Wal-Mart has agreed to pay up to US$54.25m to settle a class action lawsuit bought against the US retail giant by Minnesota hourly employees who claimed they were denied breaks and forced to work off the clock.

The settlement includes roughly 100,000 current and former employees who worked at Wal-Mart and Sam's Club stores in Minnesota between 11 September 1998 and 14 November 2008, the company said in a joint statement with the plaintiffs' attorneys today (9 December).

Wal-Mart has also agreed to maintain electronic systems, surveys, and notices in order to comply with wage and hour policies and Minnesota state labour regulations.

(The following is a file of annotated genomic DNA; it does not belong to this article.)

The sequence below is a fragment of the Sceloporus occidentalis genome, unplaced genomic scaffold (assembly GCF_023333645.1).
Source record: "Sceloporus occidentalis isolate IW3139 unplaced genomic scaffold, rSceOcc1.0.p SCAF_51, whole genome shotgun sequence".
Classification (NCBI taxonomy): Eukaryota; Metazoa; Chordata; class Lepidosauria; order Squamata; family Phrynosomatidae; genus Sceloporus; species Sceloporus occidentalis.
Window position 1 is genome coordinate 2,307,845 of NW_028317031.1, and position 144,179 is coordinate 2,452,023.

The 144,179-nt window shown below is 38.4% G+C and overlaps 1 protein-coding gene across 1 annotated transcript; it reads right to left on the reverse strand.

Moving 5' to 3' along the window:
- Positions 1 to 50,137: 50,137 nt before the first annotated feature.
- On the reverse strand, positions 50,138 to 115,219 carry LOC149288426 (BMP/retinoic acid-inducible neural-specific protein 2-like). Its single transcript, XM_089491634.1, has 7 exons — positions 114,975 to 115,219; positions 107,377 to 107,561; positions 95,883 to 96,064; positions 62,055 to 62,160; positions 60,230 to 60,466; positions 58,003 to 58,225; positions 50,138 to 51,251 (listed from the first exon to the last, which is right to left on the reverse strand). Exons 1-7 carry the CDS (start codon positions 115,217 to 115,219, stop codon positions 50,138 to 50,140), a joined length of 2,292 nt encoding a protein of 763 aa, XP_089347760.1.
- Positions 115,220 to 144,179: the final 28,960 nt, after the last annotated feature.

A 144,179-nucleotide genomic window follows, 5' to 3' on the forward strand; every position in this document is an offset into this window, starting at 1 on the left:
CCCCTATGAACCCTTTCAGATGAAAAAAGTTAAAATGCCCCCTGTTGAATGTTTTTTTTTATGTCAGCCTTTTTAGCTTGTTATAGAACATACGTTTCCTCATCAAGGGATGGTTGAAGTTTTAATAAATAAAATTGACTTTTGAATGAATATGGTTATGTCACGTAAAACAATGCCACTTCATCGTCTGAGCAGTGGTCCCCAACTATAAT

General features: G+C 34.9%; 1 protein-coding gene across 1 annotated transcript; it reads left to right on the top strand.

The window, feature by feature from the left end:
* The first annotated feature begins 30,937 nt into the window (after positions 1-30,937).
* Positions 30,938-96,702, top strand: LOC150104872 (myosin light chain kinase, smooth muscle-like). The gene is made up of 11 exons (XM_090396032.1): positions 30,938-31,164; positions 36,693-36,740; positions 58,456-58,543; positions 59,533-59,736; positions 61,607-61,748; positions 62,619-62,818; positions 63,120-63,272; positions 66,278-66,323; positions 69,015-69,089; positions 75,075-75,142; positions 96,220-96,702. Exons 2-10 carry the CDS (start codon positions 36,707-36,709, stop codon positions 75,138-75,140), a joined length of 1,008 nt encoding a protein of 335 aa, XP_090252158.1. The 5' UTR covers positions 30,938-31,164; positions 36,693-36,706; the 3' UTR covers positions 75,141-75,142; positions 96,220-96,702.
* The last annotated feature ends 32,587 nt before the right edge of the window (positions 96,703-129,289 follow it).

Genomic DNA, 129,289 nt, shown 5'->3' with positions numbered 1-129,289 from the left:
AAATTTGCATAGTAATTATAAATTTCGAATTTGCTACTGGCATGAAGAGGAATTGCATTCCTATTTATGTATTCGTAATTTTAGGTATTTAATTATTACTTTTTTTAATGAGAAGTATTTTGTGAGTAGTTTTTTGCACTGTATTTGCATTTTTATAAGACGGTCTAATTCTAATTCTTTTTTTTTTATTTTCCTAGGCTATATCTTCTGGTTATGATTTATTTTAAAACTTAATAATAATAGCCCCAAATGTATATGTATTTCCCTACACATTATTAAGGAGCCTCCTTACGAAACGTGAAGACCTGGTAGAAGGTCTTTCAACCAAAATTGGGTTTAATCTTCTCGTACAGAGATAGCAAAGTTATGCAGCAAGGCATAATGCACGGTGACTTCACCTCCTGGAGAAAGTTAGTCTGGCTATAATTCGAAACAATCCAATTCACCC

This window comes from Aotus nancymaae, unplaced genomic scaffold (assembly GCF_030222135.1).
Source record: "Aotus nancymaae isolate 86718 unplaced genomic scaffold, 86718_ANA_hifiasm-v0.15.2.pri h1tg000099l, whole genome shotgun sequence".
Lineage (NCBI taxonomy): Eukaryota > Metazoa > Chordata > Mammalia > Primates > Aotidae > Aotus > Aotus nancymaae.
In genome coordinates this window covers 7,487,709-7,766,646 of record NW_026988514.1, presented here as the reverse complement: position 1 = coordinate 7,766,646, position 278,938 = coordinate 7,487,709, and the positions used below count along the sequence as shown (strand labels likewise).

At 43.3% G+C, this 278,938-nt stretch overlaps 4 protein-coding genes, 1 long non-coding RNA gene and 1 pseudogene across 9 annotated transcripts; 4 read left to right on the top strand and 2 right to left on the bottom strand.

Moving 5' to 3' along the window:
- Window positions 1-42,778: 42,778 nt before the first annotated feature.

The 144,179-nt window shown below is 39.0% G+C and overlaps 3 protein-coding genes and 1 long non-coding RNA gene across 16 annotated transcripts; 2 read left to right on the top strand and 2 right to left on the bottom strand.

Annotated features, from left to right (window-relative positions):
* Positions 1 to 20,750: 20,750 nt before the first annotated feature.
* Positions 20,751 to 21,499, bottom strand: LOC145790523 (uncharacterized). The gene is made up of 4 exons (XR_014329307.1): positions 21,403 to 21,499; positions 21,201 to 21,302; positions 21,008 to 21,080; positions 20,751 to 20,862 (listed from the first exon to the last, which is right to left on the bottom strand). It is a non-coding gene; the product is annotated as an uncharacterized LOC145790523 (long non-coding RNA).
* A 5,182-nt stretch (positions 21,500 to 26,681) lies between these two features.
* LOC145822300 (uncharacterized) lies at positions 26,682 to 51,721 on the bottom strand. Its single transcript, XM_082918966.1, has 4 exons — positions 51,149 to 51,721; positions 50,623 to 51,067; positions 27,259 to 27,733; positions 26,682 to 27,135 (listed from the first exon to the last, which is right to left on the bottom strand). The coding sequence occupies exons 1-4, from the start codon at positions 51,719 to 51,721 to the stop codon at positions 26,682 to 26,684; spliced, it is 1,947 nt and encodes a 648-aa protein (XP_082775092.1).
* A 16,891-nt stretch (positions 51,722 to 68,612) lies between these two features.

In July, a Minnesota District Court Judge ruled that Wal-Mart owed $6.5m to current and former employees. The company was also facing a fine of up to $1,000 for each violation. Delivering his ruling, the judge cited more than 2m violations.

The settlement is subject to court approval. The exact amount paid to each employee will depend on the number of claims that are submitted by class members.

"Our policies are to pay every associate for every hour worked and to make rest and meal breaks available for associates. Any manager who violates these policies is subject to discipline, up to and including termination. We remain committed to providing good jobs with real career opportunity to the 1.45m US associates who choose to work for Wal-Mart and serve our customers every day," Wal-Mart spokesman David Tovar said.